Making a difference doesn’t necessarily mean doing something that is going to change the world, but it does mean doing something that will have a positive impact on someone’s life or in this case, on the life of an animal. Animals that are abandoned or neglected or wind up in shelters and foster homes through no fault of their own, have no voice and depend on all of us to be their voice. Children seem to understand this from an early age, and for a group of Kershaw County kids, with a little encouragement and support from their parents, it has become a part of their everyday routine. For these kids, summertime is no exception.
Thirteen-year-old Byer Ware; his 10-year-old sister, Tristin; their cousin Mattalyn Shirey; and friends Olivia Diller and Emily Turowsky all share a love for helping animals. While it may not be unique to see kids giving back in our community in some way, it is always inspiring to see what it is that makes them want to help. It certainly gives me hope for the future of animal welfare and I think when you read how these kids in Kershaw County help animals in need, hopefully you’ll be encouraged as well.
For Byer and Tristan, almost every day finds them at the shelter walking dogs, helping to take care of their foster dog, or riding with their mom, Rhonda, to transport a dog. They have even made slime and sold it as a way to raise funds to help dogs in foster care. Both Byer and Tristin have also had birthday parties and asked their friends for charitable donations to animals in lieu of birthday presents. The kids already get plenty of gifts from relatives and, according to Byer, “Giving to a charity teaches compassion and an understanding that everyone can make a difference.”
Twelve year-old Olivia may be young but she has a sweet, gentle soul that is wise beyond her years. Olivia believes in educating others in ways that they can help animals in need and teaching them that, just like us, animals have feelings too. She spreads the word to friends by letting them know that things like volunteering at their local shelter, fostering a dog in need, and adopting a rescue dog, can all make a big difference. But Olivia also spreads the word in bigger ways. She has done presentations at school about abandoned and neglected animals; the huge need for spaying and neutering, emphasizing why people need to “adopt not shop.”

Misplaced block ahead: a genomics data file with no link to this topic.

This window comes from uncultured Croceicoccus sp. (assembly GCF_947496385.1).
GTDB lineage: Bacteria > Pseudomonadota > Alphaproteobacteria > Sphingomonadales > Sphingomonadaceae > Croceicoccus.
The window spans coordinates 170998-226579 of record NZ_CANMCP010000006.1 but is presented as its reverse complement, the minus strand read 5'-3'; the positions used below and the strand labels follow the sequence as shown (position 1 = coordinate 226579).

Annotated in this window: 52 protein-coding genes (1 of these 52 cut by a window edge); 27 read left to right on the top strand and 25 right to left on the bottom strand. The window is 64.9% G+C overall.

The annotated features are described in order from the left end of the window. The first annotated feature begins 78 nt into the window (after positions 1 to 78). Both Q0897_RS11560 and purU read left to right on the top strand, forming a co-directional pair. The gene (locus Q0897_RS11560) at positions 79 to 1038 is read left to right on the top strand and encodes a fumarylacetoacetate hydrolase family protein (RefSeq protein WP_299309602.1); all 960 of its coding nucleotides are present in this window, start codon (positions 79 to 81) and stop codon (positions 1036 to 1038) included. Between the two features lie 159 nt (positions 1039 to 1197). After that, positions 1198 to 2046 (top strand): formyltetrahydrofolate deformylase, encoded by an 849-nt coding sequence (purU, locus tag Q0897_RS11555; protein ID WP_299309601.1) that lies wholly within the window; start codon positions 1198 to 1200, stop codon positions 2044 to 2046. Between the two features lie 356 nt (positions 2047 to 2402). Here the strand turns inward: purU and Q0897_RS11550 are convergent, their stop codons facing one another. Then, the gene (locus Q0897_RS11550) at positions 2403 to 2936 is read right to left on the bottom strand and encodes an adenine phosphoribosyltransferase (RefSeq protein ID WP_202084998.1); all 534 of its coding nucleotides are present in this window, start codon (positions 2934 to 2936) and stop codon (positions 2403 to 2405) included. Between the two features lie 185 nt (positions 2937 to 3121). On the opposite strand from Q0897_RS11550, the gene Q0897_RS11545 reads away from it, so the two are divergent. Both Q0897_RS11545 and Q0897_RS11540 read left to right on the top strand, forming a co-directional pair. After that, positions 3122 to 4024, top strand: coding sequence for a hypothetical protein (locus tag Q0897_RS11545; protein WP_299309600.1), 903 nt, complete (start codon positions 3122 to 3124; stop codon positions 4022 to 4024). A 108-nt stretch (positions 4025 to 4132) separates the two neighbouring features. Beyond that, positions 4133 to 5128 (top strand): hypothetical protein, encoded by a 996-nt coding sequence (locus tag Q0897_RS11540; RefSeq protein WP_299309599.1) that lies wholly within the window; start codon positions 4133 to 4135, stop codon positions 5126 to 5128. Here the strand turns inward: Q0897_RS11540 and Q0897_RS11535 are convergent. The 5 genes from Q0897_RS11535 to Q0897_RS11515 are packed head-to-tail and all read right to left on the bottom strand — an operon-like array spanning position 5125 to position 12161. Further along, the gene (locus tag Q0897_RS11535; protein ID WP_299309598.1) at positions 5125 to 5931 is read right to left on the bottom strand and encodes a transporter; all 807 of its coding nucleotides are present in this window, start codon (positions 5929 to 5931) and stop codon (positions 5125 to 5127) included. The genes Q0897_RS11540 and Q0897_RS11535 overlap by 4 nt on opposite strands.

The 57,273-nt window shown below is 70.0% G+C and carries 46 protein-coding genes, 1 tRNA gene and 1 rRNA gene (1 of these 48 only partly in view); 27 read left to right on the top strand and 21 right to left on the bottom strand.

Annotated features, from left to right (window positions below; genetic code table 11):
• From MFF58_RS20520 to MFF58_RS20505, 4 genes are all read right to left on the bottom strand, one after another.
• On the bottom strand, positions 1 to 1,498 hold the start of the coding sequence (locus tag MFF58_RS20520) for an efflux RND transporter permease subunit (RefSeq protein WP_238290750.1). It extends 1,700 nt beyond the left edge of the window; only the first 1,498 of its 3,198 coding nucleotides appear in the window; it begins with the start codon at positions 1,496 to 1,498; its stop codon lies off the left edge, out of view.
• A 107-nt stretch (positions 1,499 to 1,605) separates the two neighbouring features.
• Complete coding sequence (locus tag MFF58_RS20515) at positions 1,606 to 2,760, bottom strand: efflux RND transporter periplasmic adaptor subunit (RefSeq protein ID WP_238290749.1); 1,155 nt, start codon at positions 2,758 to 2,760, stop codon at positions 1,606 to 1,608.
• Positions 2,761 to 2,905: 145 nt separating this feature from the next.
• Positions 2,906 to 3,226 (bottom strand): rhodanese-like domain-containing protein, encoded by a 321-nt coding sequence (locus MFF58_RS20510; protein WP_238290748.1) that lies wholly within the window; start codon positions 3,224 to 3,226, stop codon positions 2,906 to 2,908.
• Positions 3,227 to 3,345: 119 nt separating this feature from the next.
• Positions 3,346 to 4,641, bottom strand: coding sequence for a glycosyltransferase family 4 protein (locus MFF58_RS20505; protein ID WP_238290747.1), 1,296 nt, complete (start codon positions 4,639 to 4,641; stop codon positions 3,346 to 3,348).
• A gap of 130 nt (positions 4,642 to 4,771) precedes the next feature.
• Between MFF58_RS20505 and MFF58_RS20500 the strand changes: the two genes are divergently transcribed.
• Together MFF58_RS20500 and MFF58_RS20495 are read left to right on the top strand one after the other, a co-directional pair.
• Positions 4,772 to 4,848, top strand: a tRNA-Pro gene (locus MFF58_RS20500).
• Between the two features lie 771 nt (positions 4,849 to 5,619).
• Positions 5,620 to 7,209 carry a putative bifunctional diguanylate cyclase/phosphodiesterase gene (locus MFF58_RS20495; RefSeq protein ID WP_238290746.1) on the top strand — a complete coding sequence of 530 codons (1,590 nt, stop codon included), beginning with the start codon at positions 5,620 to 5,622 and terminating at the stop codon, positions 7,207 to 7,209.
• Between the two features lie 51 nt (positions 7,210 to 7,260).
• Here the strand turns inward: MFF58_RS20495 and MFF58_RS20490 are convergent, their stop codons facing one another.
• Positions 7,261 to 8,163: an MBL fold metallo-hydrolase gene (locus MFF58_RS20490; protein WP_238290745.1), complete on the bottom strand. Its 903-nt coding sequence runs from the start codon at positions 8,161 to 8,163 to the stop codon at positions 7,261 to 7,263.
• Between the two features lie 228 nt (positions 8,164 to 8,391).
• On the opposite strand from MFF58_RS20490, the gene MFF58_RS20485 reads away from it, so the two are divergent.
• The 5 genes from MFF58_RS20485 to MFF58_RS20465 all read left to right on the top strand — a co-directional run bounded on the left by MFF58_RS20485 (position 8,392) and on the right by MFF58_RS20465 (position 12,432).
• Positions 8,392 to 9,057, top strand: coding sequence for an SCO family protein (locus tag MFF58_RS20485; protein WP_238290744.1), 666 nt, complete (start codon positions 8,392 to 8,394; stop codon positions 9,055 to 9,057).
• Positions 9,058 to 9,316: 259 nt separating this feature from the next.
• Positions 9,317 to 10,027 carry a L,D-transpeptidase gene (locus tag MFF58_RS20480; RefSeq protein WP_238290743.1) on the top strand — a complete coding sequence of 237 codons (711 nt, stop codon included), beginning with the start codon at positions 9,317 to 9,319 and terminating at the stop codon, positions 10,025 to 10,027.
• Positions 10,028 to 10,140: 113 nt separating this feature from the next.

“All dogs should have a home like mine,” is what 10-year-old Emily believes and she works to make sure that they do. Emily and her parents have four dogs of their own and at any given time take in foster dogs as well. From helping with feeding and cleaning, to just playing outside with the pups, Emily plays a role in their care and socialization. Even though she may become attached to her foster dogs, when it’s time for them to leave, she knows that she has helped save them and is making a space for another dog that needs her help.
More than $250 dollars is what 10-year-old Mattalyn made for Fostering Foster just by collecting used shoes. Through partnering with Shoes with Heart, Mattalyn not only helped the dogs, she also gave many of us a responsible way to dispose of used shoes and helped micro-entrepreneurs in developing countries, all at the same time. Mattalyn has also used her platform as Young Miss Kershaw County to help promote events at the Theil-Meyer Adoption Center, where she also spends time volunteering to walk dogs. And if all that is not enough, it’s not unusual for Mattalyn and her parents to have a couple of foster puppies hanging out at their house from time to time.
Feeling inspired by Byer, Tristin, Mattalyn, Olivia and Emily, and want your kids to become involved? Talk to them about their passion and contact a local charity to ask for volunteer opportunities for kids or to make a donation. Because it’s just as the song says, I believe the children are our future, teach them well and let them lead the way.